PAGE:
I clearly wasn’t walking faster than the speed of thought today because I found myself thinking about blogging and bingeing.

It all started when I met a woman coming against me in full conversation on the phone and looking as if she was talking to herself – one of those things that was a complete no-no in the days before smart phones.

Anyway, for some reason box sets came into my mind and I realised that I wasn’t entirely sure what a box set even is and I have been listening to how people have been bingeing on them in recent times and in pre-pandemic times. When do these people get the time, I wondered?

It struck me then that maybe bloggers are bingers in their own sweet way. Do we binge on blogging while others are bingeing on box sets and the like? I suspect we probably do or at least some of us do.

Then, I saw a rope on the roadside, stretching quite a long distance and I got a yen to have someone pick up the other end and to have people join in skipping like we used to do endlessly in the school playground and at home. I was always a skipper but loved when there was a gang involved. I suddenly found myself hearing bits of old skipping tunes playing in my memory and it’s only tonight that I went checking them out and hit on a favourite game that I had completely forgotten about.

I bet some will see it as not being in keeping with the feminist that I am but you have to remember that I have always been a tomboy:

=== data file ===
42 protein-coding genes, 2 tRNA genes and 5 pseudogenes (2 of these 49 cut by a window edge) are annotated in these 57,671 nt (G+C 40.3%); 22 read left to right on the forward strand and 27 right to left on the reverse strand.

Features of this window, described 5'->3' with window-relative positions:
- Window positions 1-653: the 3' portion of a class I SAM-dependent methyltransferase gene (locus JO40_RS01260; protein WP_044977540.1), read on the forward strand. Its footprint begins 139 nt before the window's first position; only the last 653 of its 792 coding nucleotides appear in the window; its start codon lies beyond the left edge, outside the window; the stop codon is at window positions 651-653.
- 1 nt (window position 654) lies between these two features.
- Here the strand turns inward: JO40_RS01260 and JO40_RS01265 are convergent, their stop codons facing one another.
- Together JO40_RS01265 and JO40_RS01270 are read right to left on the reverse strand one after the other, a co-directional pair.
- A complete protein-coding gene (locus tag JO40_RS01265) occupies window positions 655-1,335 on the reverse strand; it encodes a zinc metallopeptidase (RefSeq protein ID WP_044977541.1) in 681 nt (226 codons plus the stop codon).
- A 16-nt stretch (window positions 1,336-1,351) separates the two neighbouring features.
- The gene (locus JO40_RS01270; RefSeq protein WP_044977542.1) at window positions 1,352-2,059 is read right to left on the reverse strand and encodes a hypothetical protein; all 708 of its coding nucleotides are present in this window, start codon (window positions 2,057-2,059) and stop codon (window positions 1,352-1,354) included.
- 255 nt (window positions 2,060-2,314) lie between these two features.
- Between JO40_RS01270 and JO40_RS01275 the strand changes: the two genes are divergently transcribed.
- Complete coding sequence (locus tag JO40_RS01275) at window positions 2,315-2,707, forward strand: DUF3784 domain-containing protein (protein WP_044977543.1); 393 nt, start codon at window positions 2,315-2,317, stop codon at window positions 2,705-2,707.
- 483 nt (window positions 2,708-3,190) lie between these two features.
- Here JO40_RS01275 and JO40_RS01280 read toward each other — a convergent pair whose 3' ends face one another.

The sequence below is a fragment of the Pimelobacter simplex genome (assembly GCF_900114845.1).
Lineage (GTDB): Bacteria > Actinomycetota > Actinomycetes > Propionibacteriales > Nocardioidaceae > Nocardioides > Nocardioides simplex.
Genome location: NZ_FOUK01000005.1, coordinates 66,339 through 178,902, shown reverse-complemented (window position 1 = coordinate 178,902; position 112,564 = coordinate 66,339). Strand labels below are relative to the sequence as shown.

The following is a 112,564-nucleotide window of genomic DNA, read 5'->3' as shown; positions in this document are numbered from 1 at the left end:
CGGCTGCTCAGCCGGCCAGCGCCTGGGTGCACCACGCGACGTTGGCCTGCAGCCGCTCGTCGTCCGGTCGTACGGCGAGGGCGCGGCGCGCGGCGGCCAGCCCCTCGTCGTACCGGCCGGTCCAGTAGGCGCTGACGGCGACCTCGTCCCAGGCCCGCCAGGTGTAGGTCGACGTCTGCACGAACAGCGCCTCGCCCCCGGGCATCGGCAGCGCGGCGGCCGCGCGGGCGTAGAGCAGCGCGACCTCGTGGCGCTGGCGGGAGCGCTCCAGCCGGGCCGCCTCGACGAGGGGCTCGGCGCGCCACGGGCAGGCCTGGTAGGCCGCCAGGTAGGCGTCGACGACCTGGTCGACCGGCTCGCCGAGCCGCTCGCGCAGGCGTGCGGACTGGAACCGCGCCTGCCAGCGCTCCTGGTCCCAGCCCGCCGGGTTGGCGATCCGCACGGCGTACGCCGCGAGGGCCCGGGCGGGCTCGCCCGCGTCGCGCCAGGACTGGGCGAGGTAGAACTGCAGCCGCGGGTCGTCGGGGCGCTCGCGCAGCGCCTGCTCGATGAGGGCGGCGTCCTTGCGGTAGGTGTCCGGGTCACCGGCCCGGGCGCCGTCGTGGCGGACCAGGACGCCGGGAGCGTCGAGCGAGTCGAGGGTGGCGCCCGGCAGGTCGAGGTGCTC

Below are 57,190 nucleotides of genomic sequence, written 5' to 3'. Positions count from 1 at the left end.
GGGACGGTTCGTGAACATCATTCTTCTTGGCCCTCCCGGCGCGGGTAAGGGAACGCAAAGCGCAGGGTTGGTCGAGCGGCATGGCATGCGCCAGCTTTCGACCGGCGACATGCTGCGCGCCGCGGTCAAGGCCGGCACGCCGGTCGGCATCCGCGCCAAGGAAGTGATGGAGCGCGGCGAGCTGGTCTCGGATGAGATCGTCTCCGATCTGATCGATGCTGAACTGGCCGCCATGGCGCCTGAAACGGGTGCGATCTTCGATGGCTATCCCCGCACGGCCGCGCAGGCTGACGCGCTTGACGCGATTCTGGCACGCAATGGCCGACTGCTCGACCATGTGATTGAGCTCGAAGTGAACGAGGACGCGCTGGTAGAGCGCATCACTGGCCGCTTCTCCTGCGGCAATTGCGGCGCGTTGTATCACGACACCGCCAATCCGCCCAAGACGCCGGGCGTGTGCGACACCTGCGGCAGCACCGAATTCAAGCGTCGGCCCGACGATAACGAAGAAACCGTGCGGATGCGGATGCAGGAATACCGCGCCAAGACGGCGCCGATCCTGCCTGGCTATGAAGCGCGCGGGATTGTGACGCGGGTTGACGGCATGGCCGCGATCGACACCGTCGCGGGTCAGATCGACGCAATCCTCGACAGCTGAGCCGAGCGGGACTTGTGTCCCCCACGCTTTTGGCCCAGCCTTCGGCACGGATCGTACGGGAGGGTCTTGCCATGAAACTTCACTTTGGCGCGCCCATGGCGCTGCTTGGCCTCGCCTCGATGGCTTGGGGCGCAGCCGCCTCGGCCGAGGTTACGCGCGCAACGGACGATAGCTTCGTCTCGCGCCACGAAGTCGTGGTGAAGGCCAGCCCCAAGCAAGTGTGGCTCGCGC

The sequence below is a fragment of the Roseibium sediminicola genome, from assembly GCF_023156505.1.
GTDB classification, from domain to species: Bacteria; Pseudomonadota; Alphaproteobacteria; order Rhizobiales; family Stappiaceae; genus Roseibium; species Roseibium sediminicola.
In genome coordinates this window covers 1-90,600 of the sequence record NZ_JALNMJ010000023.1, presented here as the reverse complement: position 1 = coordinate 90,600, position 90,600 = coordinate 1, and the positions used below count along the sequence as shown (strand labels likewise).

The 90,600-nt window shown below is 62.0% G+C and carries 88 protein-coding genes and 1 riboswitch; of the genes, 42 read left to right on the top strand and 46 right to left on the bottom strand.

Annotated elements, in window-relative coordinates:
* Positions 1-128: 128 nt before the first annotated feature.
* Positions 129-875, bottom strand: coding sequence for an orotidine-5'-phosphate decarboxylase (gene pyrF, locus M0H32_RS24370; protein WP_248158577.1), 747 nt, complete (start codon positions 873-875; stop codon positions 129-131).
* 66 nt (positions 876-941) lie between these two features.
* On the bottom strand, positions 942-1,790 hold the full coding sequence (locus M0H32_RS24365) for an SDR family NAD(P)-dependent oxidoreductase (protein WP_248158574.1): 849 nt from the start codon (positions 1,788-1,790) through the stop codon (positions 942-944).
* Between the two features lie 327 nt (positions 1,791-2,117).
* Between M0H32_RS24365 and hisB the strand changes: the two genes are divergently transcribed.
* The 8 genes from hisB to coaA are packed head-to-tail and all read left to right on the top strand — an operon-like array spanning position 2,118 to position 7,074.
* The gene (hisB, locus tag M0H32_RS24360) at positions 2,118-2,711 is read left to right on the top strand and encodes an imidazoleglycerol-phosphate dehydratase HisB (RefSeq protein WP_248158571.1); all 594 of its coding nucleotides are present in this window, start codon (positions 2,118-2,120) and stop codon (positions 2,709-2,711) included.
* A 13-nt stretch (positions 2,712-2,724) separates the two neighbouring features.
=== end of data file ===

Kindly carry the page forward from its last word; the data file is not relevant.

Thought-Provoking Comments

It never ceases to amaze me how comments on blog posts can stay with me for days, weeks, months, years …..

There was one gem the other day that has been playing on my mind almost non-stop. It was from Klausbernd Vollmar at The World according to Dina | Notes on Seeing, Reading & Writing, Living & Loving in The North It was in response to my post about The Speed of Time and the line that got me was:

 It’s amazing how many different times exist in our life.

It is almost impossible to think coherently about this because it starts to feel like that moment when you look at the sky on a clear night and begin to see more and more stars, some twinkling brightly, others less bright but nonetheless piercing.

I’d love to know which ‘times’ are most significant in your life? I still haven’t decided on my list but I know these would be high up on the list:

#1. The seasons

#2. Tide times

#3. Time as a child – right up to being an adult child – in other words time up to the deaths of my parents.

#4. College days

#5. Tennis times

#6. Times spent living in different towns

#7. Time as a mother

#8. Time before/since Covid

#9. Time of Troubles/Peace in Ireland

#10. Blogging time

#11.Times with beloved dogs of my life

The Speed of Time

I got into a debate with myself whilst out walking yesterday about time and it all came from it being now over 50 years since we made one of our big moves from one town to another. It feels like yesterday but it’s half a century ago.

Arrival in Drogheda, Co. Louth.

Anyway, this got me thinking about making the most of time and, if I am truly honest, how to slow it down.